As we discussed in our last blog, Docker has a lot of concepts to understand. Before jumping into Docker, getting to know these concepts will help you understand its capabilities before you jump in. In part 2 of Docker Concepts (see part 1 here), we look at networking, ports and volumes & mounts.
Volume & Mounts
Volume and Mounts refer to how you mount and persist files in your container. Each container is separate so you can’t see files or changes created in another container, even if they are using the same image.
Each time you restart the container, any changes you’ve made won’t be there as it starts from the image; therefore, your changes aren’t persistent.
Let’s be honest, it’s a pain to rebuild your application after each change when in development and changes are happening frequently.
But we can use volumes to create shared spaces that containers can use for sharing files between themselves and persisting changes between rebuilds.
A volume, by default, is hidden from the main host machine and is just used between the running containers. They must also be explicitly attached to a container when it is started.
The easiest way to think of it is as a network attached to a USB thumb drive that is plugged into several container computers at once.
We can make volumes more useful by defining mount points for them. The mount point takes a volume from being a hidden utility between containers to a full disk drive we can access on the host machine.
A mount allows us to add, remove and control files in the running container from the host machine. We do this by attaching a path on the host maching to the volume so this gets mounted inside the containers and they can access it. Useful for development, when files are changing a lot or when you need to persist a database.
When thinking about using volumes or mounts the comparison comes down to:
- Do I care where this is stored?
- Will I need to access it?
- Will I need to change it from the host?
With all this talk about separate containers, you may be wondering how they talk to each other. Well, as containers are isolated, we need to define how they communicate with each other.
Docker supports multiple types of networking setups (or drivers):
- Bridge – can be used on a single host to control how containers interact
- Host – disable Docker networks that rely on network settings from the host machine
- Overlay – used when containers are shared over multiple pieces of physical hardware
- Macvlan – used when a container needs to appear like a physical device on a LAN by giving it a MAC address
- None – completely disabled network
Some networks can communicate by sharing files on volumes but this is pretty inefficient, over a network using protocols is usually better.
In Docker, for containers to be able to talk to create a network. Then add containers to that network. This allows them to communicate, otherwise, they are isolated.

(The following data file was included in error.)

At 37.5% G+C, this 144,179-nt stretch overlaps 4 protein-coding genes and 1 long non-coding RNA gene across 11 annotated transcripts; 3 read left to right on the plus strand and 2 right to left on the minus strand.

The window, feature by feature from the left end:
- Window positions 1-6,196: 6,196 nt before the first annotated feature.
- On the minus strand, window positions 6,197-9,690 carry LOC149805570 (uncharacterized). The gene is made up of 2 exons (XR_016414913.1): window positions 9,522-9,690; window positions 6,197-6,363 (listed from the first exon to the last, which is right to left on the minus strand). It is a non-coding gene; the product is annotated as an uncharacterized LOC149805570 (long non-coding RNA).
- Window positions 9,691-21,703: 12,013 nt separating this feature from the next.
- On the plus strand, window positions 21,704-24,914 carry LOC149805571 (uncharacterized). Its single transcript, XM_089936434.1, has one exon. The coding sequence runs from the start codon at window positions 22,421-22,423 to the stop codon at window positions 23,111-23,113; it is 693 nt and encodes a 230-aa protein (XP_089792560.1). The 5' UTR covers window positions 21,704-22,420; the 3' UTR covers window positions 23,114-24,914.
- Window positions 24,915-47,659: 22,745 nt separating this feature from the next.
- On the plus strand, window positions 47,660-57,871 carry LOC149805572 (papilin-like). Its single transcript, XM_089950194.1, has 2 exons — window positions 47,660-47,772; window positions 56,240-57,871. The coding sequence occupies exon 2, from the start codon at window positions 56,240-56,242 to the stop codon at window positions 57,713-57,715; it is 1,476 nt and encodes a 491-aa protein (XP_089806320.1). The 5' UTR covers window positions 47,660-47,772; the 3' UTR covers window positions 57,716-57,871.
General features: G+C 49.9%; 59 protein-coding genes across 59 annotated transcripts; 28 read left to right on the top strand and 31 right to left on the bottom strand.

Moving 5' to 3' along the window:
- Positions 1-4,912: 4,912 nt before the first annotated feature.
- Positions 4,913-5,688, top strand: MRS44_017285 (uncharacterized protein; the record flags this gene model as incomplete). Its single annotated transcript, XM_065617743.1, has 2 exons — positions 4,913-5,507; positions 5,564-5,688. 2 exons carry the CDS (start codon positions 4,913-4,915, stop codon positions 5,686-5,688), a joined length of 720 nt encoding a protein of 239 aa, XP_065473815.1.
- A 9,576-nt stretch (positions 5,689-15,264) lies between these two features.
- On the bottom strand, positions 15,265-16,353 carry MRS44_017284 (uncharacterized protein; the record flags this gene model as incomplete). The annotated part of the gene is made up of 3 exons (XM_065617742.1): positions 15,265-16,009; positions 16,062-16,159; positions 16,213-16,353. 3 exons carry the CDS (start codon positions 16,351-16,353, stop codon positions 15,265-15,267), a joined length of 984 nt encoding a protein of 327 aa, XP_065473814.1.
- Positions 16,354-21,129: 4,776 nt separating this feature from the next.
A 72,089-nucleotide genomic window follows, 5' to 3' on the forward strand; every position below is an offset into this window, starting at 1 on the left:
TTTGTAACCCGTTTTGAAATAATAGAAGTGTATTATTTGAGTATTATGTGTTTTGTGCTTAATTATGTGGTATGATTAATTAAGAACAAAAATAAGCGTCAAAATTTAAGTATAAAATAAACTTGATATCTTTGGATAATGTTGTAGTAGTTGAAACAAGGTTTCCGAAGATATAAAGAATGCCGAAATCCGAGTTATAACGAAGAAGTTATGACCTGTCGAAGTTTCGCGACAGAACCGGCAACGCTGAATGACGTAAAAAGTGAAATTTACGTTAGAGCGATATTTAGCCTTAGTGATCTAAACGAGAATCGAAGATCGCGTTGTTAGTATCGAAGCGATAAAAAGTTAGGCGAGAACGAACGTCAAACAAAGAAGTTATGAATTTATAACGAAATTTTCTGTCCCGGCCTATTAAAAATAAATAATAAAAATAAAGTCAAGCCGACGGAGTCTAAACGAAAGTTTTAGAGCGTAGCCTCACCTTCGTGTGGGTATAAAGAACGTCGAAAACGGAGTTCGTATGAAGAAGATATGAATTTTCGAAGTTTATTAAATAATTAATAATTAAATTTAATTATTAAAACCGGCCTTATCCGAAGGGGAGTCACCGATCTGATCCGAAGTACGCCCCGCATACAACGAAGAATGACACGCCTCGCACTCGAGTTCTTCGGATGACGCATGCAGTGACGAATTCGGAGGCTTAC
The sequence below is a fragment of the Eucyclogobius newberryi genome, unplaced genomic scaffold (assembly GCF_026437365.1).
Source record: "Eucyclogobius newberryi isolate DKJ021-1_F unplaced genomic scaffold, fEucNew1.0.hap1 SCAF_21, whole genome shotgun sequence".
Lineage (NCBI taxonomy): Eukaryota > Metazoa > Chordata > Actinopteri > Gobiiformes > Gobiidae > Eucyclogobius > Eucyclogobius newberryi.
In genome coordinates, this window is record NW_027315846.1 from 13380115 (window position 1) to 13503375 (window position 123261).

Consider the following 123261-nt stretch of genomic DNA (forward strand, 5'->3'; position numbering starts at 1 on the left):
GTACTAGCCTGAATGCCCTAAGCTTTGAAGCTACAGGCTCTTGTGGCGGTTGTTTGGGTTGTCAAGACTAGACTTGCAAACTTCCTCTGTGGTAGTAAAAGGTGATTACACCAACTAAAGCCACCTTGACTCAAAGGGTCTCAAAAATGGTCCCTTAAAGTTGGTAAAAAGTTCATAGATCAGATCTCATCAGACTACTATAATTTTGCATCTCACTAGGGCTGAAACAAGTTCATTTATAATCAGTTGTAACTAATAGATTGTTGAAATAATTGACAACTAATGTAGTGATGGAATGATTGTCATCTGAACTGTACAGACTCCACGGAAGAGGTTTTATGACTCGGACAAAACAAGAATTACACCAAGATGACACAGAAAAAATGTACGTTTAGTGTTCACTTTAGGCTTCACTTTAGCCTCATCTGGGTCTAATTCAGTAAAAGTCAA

You can have multiple networks, and for security, this may make sense in production.
Your load balancer probably doesn’t need to talk to MySQL but your app servers do. A load-balanced network of the app servers and load balancer allows them to talk, same with a MySQL network of the database and app servers. But prevents the load balancer and MySQL from talking directly to each other.
Docker does smart things to try and make it as easy as possible to connect containers on the same network, often the DNS name needed will be the name of the container connected to the network.
How does the host communicate with containers? In Docker, you will have services running then usually have to expose information back to the host so Docker can use it.
The means of communication has to be explicitly set, otherwise, Docker will not know what to do.
Your running containers will expose services using ports (like a normal client and server, you connect on port 80 for https or 22 for SSH).
You may be running multiple containers so you can’t guarantee a specific port is available on your host to access the container’s service.
You must tell Docker what ports a container can expose to the host (help keeps them secure, single-purpose & isolated).
Then you have to tell Docker how to map those ports from your host to the containers.
You can map to the same expected ports just fine, (80:80, 443:443) but you may have services using those ports already and need to specify what ports to forward from the host to the container.
Up Next: Docker File
We’ve now covered all the Docker concepts you need to know before you explore it for yourself. In the last part of our Docker series, we’ll be covering the Docker File.
To catch up with the rest of our Docker series, see parts one, two, three and four.